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Police, school investigate claim of student strapped to chair

Police, school investigate claim of student strapped to chair

By Kevin Keen. CREATED Aug 21, 2013

TUCSON (KGUN9-TV) - The Tucson school district has removed one of its teachers from the classroom, as police investigate a possible assault. KGUN9 News reported Tuesday a seven-year-old claimed her teacher taped her to a chair. Now what happens?

The Hollinger Elementary second grader, Mia Kramer, showed KGUN9 how she said the teacher strapped her to a chair after Kramer kept getting out of it.
 
“It felt like something's happening to me and it's wrong,” she said, with her mother Maria Vasquez at her side.
 
Vasquez has made the same allegation.
 
Both the Tucson Police Department and Tucson Unified School District are looking in to exactly what happened inside that southwest side school.
 
“There's many sides to a story, and that you just have to do a really thorough investigation,” said Lisa McCorkle, who spent 35 years in Tucson schools as a teacher and then a principal.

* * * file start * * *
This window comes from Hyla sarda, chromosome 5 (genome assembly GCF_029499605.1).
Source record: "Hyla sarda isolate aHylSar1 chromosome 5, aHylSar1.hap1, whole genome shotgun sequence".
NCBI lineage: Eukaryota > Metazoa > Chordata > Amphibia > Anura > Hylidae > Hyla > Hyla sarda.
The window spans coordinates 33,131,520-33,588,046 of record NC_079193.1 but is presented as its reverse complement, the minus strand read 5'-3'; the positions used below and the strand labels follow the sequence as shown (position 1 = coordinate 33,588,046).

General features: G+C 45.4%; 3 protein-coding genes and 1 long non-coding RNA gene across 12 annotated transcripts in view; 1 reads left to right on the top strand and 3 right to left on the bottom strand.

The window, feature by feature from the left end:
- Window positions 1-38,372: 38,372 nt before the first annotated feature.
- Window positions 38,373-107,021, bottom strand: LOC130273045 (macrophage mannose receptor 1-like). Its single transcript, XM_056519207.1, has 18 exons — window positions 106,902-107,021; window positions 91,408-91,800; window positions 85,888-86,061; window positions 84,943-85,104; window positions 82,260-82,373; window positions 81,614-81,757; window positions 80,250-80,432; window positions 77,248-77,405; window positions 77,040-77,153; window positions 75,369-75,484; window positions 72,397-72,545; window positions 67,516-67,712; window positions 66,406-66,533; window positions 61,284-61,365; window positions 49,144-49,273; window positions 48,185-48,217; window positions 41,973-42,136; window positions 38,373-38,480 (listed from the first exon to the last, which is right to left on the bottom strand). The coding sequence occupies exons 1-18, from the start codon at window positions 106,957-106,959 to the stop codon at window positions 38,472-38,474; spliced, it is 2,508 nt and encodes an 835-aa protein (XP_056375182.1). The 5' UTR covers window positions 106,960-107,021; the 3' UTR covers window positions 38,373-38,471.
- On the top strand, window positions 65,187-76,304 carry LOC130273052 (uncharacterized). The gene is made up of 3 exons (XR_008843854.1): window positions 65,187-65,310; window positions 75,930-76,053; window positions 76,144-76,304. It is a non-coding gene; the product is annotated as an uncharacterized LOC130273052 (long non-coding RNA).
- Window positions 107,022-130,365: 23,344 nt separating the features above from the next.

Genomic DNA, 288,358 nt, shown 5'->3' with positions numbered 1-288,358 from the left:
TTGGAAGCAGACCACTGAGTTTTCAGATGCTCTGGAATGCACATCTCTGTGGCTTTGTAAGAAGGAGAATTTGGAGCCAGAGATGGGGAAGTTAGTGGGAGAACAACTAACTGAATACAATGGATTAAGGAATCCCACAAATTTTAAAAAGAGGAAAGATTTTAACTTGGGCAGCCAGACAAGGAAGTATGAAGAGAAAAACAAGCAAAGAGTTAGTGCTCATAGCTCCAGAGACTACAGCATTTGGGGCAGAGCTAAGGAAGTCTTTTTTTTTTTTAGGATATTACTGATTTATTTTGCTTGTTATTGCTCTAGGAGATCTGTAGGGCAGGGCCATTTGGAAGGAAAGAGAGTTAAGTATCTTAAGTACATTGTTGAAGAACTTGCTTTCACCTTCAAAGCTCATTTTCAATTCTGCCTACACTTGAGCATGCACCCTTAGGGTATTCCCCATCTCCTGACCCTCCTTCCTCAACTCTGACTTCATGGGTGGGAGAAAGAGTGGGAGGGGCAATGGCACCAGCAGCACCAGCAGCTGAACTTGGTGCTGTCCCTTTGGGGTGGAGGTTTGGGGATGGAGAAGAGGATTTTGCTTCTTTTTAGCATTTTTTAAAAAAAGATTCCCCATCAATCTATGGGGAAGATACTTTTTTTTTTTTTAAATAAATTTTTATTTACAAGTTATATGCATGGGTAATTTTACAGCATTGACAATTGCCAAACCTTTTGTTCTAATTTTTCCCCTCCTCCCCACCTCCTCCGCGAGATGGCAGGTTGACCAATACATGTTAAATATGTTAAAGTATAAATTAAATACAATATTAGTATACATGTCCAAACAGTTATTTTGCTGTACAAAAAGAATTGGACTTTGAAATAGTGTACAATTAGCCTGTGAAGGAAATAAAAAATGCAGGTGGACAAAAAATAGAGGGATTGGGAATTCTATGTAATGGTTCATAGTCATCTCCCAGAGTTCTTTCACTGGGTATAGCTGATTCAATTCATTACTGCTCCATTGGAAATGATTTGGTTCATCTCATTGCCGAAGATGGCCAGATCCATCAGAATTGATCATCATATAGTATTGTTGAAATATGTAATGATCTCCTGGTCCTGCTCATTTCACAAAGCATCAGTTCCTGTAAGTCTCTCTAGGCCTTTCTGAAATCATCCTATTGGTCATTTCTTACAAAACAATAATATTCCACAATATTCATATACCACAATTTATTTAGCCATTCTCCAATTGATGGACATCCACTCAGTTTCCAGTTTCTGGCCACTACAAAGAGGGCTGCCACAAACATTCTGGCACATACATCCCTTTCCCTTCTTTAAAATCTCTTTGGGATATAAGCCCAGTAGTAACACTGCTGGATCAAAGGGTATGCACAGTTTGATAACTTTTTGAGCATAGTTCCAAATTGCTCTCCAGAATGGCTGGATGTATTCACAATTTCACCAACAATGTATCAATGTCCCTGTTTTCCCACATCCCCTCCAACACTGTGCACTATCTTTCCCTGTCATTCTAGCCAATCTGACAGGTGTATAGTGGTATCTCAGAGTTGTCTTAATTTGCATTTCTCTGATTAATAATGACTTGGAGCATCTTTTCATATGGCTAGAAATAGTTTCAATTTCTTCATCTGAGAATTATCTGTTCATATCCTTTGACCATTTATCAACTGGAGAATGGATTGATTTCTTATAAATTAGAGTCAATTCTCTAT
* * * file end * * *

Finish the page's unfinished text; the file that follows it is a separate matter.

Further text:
McCorkle stepped down as principal earlier this year. She talked in general about what those investigations look like.
 
“Talking to the students, talking to the teacher, talking to other adults that might have been in the room,” she said, adding the process could take weeks.
 
If a student's unruly, what should a teacher do?
 
“Generally, if a situation is getting out of hand in a classroom, a teacher will call the office and ask for assistance from either the principal or other possible adults,” McCorkle said.
 
“You would say to the child, 'You need to go for a think time.' We called it ‘think time’ at our school,” she also said, “Go in to another classroom. That gives the child a chance to get out of the situation.”
 
McCorkle said a teacher could also take a break, although that can be difficult to do.
 
That’s an option Kramer's grandmother -- a former educator -- also pointed out.
 
“Buzz the office,” Maria “Toni” Gonzales said. “Have somebody come in and help you for ten minutes and walk out of there.”
 
McCorkle explained teachers also receive something called "intervention" training.
 
“We've been told from the get-go you should not touch students,” she said, adding cases in which student safety is in jeopardy are exceptions.
 
KGUN9 requested an interview with superintendent Dr. H.T. Sanchez Thursday afternoon about training and policies but did not hear back.
 
The district sent a statement to KGUN9 Wednesday, which read in part: “Obviously such behavior is not appropriate or acceptable and is not part of any district protocol.”
 
There are no charges against the teacher at this time.